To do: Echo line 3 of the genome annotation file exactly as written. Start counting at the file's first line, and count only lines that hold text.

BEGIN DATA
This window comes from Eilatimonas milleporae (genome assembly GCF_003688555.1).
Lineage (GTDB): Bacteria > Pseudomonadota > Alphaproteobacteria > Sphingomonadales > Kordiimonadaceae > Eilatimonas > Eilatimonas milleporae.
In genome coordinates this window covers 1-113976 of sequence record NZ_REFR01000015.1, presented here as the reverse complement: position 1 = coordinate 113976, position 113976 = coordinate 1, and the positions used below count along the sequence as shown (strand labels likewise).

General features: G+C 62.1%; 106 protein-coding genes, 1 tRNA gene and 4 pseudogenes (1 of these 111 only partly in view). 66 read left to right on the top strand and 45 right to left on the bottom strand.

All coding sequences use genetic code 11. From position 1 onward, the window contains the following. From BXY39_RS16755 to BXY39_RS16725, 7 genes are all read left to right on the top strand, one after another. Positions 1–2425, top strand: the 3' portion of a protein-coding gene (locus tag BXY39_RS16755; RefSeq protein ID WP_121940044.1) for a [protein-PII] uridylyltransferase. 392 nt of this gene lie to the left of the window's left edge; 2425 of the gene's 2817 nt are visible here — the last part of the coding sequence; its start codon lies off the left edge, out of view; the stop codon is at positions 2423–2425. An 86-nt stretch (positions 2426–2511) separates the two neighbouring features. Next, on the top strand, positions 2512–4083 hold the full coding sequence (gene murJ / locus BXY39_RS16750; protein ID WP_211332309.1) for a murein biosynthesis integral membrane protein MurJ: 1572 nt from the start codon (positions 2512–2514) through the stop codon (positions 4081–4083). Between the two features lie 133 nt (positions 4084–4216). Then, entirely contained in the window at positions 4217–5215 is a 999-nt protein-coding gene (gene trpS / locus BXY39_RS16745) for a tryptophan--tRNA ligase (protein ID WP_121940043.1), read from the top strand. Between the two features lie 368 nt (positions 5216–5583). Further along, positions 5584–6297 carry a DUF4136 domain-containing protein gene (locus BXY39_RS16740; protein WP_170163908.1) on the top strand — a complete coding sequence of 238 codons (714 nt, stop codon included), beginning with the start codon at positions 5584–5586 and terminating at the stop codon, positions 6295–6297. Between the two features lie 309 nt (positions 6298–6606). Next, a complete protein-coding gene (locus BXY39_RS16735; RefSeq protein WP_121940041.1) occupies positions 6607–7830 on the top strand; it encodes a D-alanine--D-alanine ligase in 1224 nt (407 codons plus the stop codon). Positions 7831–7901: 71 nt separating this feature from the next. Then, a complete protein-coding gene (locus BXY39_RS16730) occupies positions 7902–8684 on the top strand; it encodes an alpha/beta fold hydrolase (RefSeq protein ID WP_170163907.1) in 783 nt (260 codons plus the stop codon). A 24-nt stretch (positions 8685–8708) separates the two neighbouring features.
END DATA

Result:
In genome coordinates this window covers 1-113976 of sequence record NZ_REFR01000015.1, presented here as the reverse complement: position 1 = coordinate 113976, position 113976 = coordinate 1, and the positions used below count along the sequence as shown (strand labels likewise).